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Celebrating liberation



Juneteenth today celebrates African American freedom and achievement while encouraging continuous self-development and respect for all cultures. As it takes on a more national, symbolic and even global perspective, the events of 1865 in Texas are not forgotten, for all of the roots tie back to this fertile soil from which a national day of pride is growing[1].


On June 19 of that year, Union soldiers arrived in Galveston, Texas, with news that the war had ended and that the enslaved were now free. Note that this was two and a half years after President Lincoln’s Emancipation Proclamation – which had become official January 1, 1863. The Emancipation Proclamation had little impact on the Texans due to the minimal number of Union troops to enforce the new Executive Order. However, with the surrender of General Lee in April of 1865, and the arrival of General Granger’s regiment, the forces were finally strong enough to influence and overcome the resistance[2].


Juneteenth is the oldest nationally celebrated commemoration of the ending of slavery in the United States. It is the embodiment of the victory of generations of slaves in their resistance against the horrors of white supremacy. On this day we celebrate early abolitionists[3] like Frances E.W. Harper, a poet, abolitionist orator, and suffragist. She spent nearly a decade traveling across the United States and Canada as an abolitionist lecturer. In 1859, she published “The Two Offers”, a story that spoke out about women’s education. This was the first short story ever published by a Black woman.


Teaching us the importance of multi-racial solidarity, at the 1866 National Women’s Rights Convention, Frances E.W. Harper famously delivered her speech “We are all Bound Up Together”which urged white suffragists to stand up for their black sisters. Harper continued her leadership by co-founding the National Association of Colored Women’s Clubs. 4]


Sarah Mapps Douglass, born September 9, 1806, was a dedicated educator, writer, fundraiser, and anti-slavery lecturer[5]. Early on, Douglass operated and taught at a private school for African American Women. She later became involved with the Female Literary Association, a Black women’s society for intellectual growth and activism. Through the Association, Douglass published numerous anti-slavery pieces in a weekly abolitionist newspaper called The Liberator. In 1837, Douglass served as a committee member for the first integrated National Anti-Slavery Convention. Years later, she studied medicine and went on to teach African American women about health and physiology. She remained active in the abolitionist sphere, eventually serving as vice president of the women’s Freedman’s Aid Society[6]. Douglass’s unwavering dedication to activism and teaching made her an invaluable voice within the anti-slavery movement.


Elizabeth Freeman, “MumBet” Before she became Elizabeth Freeman, MumBet was born into enslavement and was likely in her teens when she was forced to work in the home of Colonel John Ashley in 1746. While working in the Ashley home, MumBet overheard a discussion about the newly ratified Massachussetts constitution. More specifically, she heard the words “all people are born free and equal” and figured that this statement applied to her, too.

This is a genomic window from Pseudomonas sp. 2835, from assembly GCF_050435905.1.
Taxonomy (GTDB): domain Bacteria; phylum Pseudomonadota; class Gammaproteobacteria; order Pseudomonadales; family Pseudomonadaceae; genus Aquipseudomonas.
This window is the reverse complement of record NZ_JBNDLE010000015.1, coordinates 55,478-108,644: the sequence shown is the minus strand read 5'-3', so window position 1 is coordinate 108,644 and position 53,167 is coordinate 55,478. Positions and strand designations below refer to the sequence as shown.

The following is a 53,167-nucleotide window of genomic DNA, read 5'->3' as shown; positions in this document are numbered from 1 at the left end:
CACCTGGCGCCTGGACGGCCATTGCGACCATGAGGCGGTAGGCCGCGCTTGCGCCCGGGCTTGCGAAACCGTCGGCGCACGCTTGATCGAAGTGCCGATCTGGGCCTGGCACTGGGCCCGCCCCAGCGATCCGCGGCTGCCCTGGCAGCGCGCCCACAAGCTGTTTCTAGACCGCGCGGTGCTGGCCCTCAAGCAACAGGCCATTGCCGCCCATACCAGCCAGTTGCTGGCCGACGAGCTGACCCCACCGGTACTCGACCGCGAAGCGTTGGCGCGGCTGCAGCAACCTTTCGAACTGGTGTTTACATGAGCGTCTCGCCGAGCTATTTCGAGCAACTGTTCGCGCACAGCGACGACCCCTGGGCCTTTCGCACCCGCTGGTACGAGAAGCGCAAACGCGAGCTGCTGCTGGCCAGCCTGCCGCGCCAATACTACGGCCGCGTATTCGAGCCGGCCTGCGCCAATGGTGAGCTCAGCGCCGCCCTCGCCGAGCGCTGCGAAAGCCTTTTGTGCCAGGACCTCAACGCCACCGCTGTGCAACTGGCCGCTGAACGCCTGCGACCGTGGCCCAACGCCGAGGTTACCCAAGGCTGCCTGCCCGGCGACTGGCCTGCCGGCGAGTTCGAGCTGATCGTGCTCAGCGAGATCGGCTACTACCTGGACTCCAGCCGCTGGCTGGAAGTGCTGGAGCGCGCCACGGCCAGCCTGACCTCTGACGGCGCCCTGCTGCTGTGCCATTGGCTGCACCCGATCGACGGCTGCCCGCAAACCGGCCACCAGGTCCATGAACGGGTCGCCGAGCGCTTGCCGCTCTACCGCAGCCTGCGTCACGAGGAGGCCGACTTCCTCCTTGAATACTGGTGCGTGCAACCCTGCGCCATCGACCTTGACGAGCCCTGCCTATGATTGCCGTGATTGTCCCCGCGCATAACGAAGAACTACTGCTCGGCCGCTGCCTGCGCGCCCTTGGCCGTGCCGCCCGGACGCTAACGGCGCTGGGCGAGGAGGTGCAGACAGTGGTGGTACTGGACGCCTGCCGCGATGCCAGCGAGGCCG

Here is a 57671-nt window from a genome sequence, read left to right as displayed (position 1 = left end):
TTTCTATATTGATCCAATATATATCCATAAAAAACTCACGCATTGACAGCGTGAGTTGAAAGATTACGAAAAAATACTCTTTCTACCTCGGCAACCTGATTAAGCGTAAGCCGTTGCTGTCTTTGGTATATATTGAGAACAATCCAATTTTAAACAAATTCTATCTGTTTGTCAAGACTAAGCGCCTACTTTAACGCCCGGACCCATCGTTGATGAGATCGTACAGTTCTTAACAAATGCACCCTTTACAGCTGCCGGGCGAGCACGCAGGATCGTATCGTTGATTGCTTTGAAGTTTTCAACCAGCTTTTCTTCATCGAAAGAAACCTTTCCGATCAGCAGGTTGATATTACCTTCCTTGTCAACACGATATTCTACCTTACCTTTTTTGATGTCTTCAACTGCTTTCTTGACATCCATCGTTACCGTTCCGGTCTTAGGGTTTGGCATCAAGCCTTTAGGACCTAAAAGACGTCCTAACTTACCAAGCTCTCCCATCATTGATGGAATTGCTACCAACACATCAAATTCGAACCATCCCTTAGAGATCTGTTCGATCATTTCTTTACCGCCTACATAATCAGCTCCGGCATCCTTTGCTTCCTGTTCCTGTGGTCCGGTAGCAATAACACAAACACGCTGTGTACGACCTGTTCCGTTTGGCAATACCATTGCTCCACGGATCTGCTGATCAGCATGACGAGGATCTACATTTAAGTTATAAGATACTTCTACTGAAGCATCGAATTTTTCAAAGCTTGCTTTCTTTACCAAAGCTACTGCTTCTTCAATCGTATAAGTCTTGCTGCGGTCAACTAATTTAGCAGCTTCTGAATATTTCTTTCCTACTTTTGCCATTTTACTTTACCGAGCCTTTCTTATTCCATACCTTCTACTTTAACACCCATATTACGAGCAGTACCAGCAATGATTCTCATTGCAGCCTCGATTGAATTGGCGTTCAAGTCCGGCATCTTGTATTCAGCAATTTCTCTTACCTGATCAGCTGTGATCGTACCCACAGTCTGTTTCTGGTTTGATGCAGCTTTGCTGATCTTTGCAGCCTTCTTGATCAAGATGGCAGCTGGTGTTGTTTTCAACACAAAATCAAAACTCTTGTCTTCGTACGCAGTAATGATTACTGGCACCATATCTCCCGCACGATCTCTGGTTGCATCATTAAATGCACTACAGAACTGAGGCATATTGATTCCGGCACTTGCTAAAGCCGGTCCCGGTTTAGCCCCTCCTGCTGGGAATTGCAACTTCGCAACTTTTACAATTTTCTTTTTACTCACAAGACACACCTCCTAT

MumBet sought the help of Theodore Sedgwick, a local lawyer and abolitionist. Sedgwick added a male party, an enslaved man called Brom, to her case in order to strengthen it. Brom and Bett v. Ashley broke ground when the jury ruled that the enslaved parties were being held unlawfully and declared both MumBet and Brom to be free. MumBet eventually chose the name Elizabeth Freeman and lived out the rest of her days as a free woman. Freeman’s persistence and faith sparked a movement. Within a few years, slavery was declared illegal in the state of Massachusetts[7].


Juneteenth is a powerful time to celebrate the lives of these and so many more incredible Black Americans who dedicated and sacrificed their lives to lay the groundwork for a society that did not accept the premise of white supremacy, who exposed the terror and rupturing that white supremacists inflict. Juneteenth offers us the opportunity to move forward in the legacies of ordinary people who defeated the system of slavery by resisting and growing a movement against white supremacy and oppression. In freedom!



[1] https://juneteenth.com/history/ [2] ibid. [3] https://womensmuseum.wordpress.com/2020/06/19/juneteenth-and-the-black-women-of-the-abolitionist-movement-a-brief-history/ [4]Alexander, Kerri Lee. “Frances Ellen Watkins Harper.” National Women’s History Museum, 2020. June 17, 2020; Marcia Robinson PhD, Milton C. Sernett PhD. “Frances Ellen Watkins Harper.” National Abolition Hall of Fame and Museum. June 17, 2020; The editors of Encyclopaedia Britannica. “Frances E.W. Harper: American Author and Social Reformer.” Encyclopaedia Britannica. June 17, 2020. [5] Lindhorst, Marie. “Politics in a Box: Sarah Mapps Douglass and the Female Literary Association, 1831-1833”. Penn State. June 17, 2020. [6] Levy, Valerie D. “Sarah Mapps Douglass” Voices From the Gaps, 2009. June 17, 2020. [7] “August 22, 1781: Jury Decides in Favor of Elizabeth “Mum Bett” Freeman. Mass Moments. June 17, 2020.

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